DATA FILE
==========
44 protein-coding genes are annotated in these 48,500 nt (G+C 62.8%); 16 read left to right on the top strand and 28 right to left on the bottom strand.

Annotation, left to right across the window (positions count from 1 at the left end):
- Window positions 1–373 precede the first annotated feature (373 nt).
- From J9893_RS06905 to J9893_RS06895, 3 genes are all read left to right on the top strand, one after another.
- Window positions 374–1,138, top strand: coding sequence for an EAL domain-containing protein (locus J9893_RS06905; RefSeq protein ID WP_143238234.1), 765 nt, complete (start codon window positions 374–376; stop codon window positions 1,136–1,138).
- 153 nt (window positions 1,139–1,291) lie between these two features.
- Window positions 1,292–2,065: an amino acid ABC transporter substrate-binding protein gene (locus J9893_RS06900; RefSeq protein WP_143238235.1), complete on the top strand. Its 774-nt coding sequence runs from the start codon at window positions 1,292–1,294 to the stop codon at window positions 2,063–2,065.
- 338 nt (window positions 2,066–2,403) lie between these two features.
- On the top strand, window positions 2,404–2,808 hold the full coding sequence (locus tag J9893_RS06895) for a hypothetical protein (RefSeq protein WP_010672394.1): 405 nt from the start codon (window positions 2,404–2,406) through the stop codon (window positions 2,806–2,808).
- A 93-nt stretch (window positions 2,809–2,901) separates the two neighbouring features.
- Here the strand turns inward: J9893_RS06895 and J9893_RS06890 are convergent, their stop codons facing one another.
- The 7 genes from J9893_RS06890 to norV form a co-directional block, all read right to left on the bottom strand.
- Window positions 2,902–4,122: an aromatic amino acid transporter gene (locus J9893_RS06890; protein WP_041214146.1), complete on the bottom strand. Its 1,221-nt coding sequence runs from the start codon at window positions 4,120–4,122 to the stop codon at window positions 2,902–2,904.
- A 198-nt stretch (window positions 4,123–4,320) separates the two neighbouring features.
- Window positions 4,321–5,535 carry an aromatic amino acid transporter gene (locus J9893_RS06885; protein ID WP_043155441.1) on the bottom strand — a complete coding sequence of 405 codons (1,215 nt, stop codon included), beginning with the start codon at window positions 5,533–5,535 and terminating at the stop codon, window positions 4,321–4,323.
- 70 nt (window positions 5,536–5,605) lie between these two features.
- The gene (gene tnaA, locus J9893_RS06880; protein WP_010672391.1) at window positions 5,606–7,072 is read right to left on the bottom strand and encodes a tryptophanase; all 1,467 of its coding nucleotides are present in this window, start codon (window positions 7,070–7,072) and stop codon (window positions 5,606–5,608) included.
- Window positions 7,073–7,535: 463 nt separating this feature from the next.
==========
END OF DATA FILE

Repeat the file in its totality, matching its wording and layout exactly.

44 protein-coding genes are annotated in these 48,500 nt (G+C 62.8%); 16 read left to right on the top strand and 28 right to left on the bottom strand.

Annotation, left to right across the window (positions count from 1 at the left end):
- Window positions 1–373 precede the first annotated feature (373 nt).
- From J9893_RS06905 to J9893_RS06895, 3 genes are all read left to right on the top strand, one after another.
- Window positions 374–1,138, top strand: coding sequence for an EAL domain-containing protein (locus J9893_RS06905; RefSeq protein ID WP_143238234.1), 765 nt, complete (start codon window positions 374–376; stop codon window positions 1,136–1,138).
- 153 nt (window positions 1,139–1,291) lie between these two features.
- Window positions 1,292–2,065: an amino acid ABC transporter substrate-binding protein gene (locus J9893_RS06900; RefSeq protein WP_143238235.1), complete on the top strand. Its 774-nt coding sequence runs from the start codon at window positions 1,292–1,294 to the stop codon at window positions 2,063–2,065.
- 338 nt (window positions 2,066–2,403) lie between these two features.
- On the top strand, window positions 2,404–2,808 hold the full coding sequence (locus tag J9893_RS06895) for a hypothetical protein (RefSeq protein WP_010672394.1): 405 nt from the start codon (window positions 2,404–2,406) through the stop codon (window positions 2,806–2,808).
- A 93-nt stretch (window positions 2,809–2,901) separates the two neighbouring features.
- Here the strand turns inward: J9893_RS06895 and J9893_RS06890 are convergent, their stop codons facing one another.
- The 7 genes from J9893_RS06890 to norV form a co-directional block, all read right to left on the bottom strand.
- Window positions 2,902–4,122: an aromatic amino acid transporter gene (locus J9893_RS06890; protein WP_041214146.1), complete on the bottom strand. Its 1,221-nt coding sequence runs from the start codon at window positions 4,120–4,122 to the stop codon at window positions 2,902–2,904.
- A 198-nt stretch (window positions 4,123–4,320) separates the two neighbouring features.
- Window positions 4,321–5,535 carry an aromatic amino acid transporter gene (locus J9893_RS06885; protein ID WP_043155441.1) on the bottom strand — a complete coding sequence of 405 codons (1,215 nt, stop codon included), beginning with the start codon at window positions 5,533–5,535 and terminating at the stop codon, window positions 4,321–4,323.
- 70 nt (window positions 5,536–5,605) lie between these two features.
- The gene (gene tnaA, locus J9893_RS06880; protein WP_010672391.1) at window positions 5,606–7,072 is read right to left on the bottom strand and encodes a tryptophanase; all 1,467 of its coding nucleotides are present in this window, start codon (window positions 7,070–7,072) and stop codon (window positions 5,606–5,608) included.
- Window positions 7,073–7,535: 463 nt separating this feature from the next.